Sweet Fever Review (Web Series)

Sweet Fever is a genre savvy web series about candy and pillow fighting. Sweet Fever owns a candy shop that isn't doing too well. She finds out about a professional pillow fighting league with a $25000 prize fight coming up in a few weeks. The commissioner of the league, Crunchy Luke, will give her a shot if she completes a series of favors for him. Mark Zanin (director) and Oliver Brackenbury (screenwriter) have hit on an interesting blend for a web series. The duo is riffing on classic exploit/grindhouse themes with a heavy dose of winking at the audience. When you have your leading lady say, "That makes no sense out of context," in the first episode, you know you're in for a show that's not afraid to comment on genre and form.

Sweet Fever takes a little time to find its footing. The first episode, "How Sweet It Is," exists only to set up the conflict and characters. I couldn't really get a feel for the direction of the series until the final moments in the office. Sweet Fever convinces Crunchy Luke to make a deal with her. She tries to find out why he's called Crunchy Luke, only to be mocked again for her perceived weakness in the pillow fighting arena. She puts on a look of determination, glances over shoulder, and the footage freezes and fades out to a typical promo pose for 1970s exploit features.

Closing Pose

The series has five episodes available so far. After the intro, the next three episodes focus on different favors Sweet Fever has to complete for Crunchy Luke. They also focus on different genre tropes in pretty clever ways.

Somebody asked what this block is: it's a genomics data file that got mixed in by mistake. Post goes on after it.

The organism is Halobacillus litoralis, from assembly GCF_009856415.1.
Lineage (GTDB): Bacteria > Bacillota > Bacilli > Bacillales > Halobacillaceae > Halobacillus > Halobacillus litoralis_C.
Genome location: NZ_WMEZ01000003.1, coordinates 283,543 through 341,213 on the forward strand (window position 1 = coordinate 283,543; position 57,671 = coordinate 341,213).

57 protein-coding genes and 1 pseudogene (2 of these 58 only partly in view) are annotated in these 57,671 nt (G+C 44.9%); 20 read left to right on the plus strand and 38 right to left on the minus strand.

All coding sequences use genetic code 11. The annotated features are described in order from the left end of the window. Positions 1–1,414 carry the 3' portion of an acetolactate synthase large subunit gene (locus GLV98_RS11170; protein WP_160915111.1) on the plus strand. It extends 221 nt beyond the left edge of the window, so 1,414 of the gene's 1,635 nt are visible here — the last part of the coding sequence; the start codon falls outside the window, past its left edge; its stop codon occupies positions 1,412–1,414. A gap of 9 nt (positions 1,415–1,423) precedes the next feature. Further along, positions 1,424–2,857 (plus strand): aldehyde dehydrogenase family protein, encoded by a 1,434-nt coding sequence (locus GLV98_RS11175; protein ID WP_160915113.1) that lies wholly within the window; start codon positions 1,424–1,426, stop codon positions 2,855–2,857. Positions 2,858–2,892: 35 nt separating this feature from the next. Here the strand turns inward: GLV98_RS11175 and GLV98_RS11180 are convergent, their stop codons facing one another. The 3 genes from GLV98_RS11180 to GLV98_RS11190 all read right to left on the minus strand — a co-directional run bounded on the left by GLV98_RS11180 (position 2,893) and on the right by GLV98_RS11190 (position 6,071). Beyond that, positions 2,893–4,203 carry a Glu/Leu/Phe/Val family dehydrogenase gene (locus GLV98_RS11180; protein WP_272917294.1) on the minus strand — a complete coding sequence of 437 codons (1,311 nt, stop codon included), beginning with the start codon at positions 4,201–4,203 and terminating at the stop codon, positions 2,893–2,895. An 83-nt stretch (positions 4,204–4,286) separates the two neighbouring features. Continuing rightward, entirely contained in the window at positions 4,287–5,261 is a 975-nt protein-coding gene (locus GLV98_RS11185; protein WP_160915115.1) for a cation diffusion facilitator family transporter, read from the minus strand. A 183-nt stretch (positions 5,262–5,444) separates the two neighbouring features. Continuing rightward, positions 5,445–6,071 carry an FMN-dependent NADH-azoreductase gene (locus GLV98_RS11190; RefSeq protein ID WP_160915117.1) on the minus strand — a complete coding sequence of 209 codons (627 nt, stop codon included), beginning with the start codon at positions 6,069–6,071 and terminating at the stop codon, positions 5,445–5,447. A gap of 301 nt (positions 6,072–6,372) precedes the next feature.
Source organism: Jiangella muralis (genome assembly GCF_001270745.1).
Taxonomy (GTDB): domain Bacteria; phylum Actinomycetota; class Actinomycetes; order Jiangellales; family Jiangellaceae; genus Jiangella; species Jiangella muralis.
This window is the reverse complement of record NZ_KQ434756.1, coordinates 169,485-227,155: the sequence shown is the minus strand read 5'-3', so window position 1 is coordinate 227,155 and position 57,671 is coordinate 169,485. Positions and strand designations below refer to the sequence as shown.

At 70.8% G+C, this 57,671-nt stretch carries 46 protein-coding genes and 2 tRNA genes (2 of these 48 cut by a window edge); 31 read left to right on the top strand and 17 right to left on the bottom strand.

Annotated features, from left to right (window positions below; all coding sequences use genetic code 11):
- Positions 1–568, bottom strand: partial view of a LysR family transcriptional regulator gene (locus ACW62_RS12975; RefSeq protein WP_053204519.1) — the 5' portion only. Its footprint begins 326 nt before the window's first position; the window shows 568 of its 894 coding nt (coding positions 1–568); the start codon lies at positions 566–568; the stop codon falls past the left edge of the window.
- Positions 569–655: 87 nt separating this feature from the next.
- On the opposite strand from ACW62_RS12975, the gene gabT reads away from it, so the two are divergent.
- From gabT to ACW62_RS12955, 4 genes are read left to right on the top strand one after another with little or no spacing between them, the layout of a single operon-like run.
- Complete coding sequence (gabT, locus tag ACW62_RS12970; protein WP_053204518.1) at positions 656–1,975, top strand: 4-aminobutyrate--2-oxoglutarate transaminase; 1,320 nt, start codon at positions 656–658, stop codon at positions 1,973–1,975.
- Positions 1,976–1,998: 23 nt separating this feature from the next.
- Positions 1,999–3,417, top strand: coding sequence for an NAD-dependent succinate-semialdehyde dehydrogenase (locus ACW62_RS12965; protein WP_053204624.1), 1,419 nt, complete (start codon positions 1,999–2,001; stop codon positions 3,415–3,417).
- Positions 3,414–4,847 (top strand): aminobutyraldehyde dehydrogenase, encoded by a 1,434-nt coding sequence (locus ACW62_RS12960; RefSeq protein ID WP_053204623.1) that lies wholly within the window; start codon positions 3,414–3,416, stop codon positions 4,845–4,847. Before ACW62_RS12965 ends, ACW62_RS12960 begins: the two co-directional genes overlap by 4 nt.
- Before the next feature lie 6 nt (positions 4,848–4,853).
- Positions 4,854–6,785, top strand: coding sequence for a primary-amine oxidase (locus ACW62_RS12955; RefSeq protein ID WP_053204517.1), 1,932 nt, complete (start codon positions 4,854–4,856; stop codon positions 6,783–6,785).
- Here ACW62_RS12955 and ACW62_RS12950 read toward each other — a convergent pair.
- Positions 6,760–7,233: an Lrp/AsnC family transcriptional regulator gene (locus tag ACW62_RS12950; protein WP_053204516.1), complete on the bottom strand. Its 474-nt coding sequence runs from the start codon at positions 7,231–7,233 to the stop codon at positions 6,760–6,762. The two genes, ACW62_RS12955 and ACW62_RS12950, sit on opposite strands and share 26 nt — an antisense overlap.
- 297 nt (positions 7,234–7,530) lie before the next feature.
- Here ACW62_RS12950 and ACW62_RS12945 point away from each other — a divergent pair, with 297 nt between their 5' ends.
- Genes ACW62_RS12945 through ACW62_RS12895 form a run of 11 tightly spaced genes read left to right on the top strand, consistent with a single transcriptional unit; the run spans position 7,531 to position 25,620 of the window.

The highlight so far is episode three, "Apartment on Atmospheric Avenue." It blends together so many horror cliches it'll make your head spin. Sweet Fever, her maybe boyfriend Chet, and her best friend Sam have to spend the night in a haunted apartment for Crunchy Luke. They're brought in by a creepy landlord who warns them of the terrors within. Crunchy Luke doesn't get his uncle's inheritance unless the task is completed, but the poorly written will creates a number of loopholes for our heroes to exploit.

If you weren't sure about the direction of Sweet Fever, episode three makes everything clear. The show is all about the context of genre and how genre impacts our perception of entertainment. "Apartment on Atmospheric Avenue" mocks the jump scare, the classic haunted house sound design, and even the logical explanation conceit that has plagued the genre since the pre-Victorian Gothic.


You still get a short web video connected to the story of Sweet Fever doing favors to get her way into the Pillow Fight Federation. This one just happens to be a horror story. It's filled with all the wacky floating heads and horizontal dissolves that defined the low budget films in the late '60s/early '70s (not to mention a synth-heavy score and very broad sound design), but is still clearly about this group of characters in the overall story. The entire production team just chooses to have fun while telling it.

The cast of the series is strong. They're all able to play into the genre of the episode while maintaining the characteristics that defined them at the start of the series. Imogen Grace (Sweet Fever) is always going to use her brain to get her out a jam. George Gray (Chet) is always going to be frustrated by how people perceive his place in the story. Tiffany Claire Martin (Sam) is always going to respond with hyperbolic emotions to even the most insignificant detail. The actors just slide into the new context with a clear understanding of what the genre requires.

Sweet Fever is a fast moving comedy series. The favor through line allows the show to slide between a variety of B-Movie concepts without losing track of the overall series arc. It's silly, not inane, and that's a hard line to balance.

Here's one of the teaser ads and the first episode. Give them a shot. I think you'll like them.

Thoughts? Going to give Sweet Fever a try? Already watching? What do you think? Let me know below.

Featured image on homepage from Sweet Fever

Face Off 3.2: Arrrr

Jeff, Who Lives at Home Review (2012, Film)